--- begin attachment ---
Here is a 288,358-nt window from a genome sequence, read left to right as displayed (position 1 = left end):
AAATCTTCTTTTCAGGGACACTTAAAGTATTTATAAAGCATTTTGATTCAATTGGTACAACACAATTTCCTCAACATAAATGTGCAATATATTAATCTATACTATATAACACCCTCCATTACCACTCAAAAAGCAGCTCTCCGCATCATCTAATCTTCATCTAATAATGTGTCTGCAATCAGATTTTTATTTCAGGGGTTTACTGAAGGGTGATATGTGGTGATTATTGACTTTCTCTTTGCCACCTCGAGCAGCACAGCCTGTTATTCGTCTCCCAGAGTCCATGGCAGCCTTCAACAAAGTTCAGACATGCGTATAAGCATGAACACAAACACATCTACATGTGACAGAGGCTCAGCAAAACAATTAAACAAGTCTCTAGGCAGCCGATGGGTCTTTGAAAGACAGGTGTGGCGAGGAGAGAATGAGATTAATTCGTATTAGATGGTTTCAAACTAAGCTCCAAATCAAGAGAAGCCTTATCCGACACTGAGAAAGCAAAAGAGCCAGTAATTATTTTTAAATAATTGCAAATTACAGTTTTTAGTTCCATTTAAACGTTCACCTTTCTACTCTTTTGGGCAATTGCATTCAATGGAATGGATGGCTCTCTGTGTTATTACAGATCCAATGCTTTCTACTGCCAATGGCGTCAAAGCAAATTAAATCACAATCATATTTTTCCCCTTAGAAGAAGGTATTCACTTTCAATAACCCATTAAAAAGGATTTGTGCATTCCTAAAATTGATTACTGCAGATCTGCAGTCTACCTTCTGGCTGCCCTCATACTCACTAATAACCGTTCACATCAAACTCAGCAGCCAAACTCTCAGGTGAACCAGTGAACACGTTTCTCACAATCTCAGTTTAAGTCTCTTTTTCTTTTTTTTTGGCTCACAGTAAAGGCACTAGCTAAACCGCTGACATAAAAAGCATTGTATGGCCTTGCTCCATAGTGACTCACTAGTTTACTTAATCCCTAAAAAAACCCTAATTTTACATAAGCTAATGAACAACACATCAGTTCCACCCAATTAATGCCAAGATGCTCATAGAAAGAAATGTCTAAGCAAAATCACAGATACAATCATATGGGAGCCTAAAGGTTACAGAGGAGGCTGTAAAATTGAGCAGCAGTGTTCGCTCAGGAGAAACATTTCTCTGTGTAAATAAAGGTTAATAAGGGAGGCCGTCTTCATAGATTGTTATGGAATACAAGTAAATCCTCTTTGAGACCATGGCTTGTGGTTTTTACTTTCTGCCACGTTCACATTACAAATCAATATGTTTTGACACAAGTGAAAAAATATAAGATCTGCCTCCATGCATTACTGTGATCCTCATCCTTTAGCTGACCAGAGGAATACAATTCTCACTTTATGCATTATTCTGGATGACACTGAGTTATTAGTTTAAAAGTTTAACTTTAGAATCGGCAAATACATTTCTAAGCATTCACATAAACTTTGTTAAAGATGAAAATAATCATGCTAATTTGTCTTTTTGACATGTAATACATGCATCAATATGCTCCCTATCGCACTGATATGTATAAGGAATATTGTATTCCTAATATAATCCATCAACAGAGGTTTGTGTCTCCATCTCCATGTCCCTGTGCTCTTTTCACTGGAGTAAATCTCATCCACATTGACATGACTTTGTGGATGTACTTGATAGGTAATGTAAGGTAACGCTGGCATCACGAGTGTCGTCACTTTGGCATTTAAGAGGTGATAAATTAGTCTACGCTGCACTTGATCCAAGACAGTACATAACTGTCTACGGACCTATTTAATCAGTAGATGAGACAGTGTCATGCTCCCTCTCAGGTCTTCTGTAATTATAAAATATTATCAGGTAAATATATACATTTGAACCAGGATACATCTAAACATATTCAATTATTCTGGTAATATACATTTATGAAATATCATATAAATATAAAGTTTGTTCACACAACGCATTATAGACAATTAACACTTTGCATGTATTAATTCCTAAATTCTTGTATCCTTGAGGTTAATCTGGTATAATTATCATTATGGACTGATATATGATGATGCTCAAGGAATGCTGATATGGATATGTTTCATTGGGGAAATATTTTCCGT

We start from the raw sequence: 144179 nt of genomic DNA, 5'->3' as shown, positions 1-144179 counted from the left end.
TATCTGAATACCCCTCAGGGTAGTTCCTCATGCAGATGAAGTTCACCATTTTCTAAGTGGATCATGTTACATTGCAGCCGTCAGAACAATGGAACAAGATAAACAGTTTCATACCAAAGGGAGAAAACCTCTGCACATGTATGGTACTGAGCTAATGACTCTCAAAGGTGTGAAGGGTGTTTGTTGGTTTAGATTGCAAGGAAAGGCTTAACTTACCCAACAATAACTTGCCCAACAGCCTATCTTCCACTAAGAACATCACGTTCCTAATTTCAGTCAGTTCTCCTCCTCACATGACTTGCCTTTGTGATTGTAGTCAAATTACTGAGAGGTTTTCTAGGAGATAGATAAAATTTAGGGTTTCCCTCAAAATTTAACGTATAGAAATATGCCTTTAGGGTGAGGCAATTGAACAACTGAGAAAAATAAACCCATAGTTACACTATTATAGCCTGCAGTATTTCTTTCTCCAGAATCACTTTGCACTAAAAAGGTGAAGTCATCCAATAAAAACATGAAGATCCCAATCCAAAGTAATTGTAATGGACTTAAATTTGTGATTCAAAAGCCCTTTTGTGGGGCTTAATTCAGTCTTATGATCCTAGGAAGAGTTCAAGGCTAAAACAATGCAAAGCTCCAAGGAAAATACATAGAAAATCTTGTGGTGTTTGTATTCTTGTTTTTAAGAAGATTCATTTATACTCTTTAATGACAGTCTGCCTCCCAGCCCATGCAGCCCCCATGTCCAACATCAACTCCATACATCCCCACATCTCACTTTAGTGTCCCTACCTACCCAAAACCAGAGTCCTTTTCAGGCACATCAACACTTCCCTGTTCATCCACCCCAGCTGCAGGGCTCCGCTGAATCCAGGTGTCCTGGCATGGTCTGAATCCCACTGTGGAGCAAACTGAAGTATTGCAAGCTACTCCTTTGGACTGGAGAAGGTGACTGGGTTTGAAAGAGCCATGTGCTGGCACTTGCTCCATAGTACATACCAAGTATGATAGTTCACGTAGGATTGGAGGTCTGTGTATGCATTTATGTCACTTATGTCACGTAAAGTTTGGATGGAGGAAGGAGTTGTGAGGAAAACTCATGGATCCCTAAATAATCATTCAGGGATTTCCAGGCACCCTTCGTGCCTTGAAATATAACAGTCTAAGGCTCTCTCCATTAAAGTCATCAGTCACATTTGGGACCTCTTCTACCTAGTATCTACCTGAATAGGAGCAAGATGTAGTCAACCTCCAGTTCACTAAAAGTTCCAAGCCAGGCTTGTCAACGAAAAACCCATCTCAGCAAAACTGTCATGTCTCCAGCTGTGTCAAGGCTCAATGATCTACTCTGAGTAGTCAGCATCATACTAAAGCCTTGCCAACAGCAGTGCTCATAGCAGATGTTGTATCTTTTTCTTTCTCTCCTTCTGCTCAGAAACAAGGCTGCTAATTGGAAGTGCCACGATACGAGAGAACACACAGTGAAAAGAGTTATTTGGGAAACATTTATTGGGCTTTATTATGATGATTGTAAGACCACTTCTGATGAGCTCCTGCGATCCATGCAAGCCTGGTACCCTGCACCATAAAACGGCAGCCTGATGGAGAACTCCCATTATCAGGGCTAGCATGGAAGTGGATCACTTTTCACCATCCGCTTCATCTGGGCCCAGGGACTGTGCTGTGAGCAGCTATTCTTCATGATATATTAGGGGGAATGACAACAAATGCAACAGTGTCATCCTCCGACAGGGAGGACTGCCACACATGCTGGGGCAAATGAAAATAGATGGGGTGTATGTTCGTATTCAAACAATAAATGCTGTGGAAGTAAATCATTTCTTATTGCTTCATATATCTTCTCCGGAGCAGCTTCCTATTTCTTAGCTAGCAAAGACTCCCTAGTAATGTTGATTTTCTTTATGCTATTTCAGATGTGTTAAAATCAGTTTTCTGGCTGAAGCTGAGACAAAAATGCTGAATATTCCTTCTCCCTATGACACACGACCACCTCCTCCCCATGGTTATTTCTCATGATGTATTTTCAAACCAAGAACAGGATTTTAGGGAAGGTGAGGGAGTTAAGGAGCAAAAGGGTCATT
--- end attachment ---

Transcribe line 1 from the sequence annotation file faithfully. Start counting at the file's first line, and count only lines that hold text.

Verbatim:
Here is a 288,358-nt window from a genome sequence, read left to right as displayed (position 1 = left end):